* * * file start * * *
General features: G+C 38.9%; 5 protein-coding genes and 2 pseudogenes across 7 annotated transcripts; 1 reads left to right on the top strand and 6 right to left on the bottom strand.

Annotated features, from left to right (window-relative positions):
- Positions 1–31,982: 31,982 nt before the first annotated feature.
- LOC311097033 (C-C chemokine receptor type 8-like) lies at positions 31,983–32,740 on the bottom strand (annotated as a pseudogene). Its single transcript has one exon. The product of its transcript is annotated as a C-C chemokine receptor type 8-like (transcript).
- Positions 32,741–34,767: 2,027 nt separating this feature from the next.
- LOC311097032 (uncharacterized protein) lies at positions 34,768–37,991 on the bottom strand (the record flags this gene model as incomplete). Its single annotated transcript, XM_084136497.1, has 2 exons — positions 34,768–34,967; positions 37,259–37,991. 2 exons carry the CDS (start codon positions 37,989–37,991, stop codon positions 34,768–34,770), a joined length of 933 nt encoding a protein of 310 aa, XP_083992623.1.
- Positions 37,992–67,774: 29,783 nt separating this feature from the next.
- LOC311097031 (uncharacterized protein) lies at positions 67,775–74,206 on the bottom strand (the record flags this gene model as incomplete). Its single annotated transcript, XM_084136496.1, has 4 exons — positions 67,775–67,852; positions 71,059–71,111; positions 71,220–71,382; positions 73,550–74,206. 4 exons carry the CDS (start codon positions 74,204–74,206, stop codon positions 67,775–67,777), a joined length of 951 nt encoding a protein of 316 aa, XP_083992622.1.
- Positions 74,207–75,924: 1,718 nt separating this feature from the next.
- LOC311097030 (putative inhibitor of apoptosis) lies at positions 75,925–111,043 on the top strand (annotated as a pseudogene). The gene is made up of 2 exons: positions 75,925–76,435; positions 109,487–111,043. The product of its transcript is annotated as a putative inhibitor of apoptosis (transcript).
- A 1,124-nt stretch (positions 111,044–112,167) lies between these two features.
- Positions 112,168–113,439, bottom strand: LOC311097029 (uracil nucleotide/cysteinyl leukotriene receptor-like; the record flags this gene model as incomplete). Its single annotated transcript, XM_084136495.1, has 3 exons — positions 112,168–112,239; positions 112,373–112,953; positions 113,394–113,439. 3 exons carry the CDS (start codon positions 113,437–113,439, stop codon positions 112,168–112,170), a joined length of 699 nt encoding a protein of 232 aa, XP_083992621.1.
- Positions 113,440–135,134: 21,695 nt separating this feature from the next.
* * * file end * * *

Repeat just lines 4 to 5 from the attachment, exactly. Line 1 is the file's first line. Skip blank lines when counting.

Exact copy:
- LOC311097033 (C-C chemokine receptor type 8-like) lies at positions 31,983–32,740 on the bottom strand (annotated as a pseudogene). Its single transcript has one exon. The product of its transcript is annotated as a C-C chemokine receptor type 8-like (transcript).
- Positions 32,741–34,767: 2,027 nt separating this feature from the next.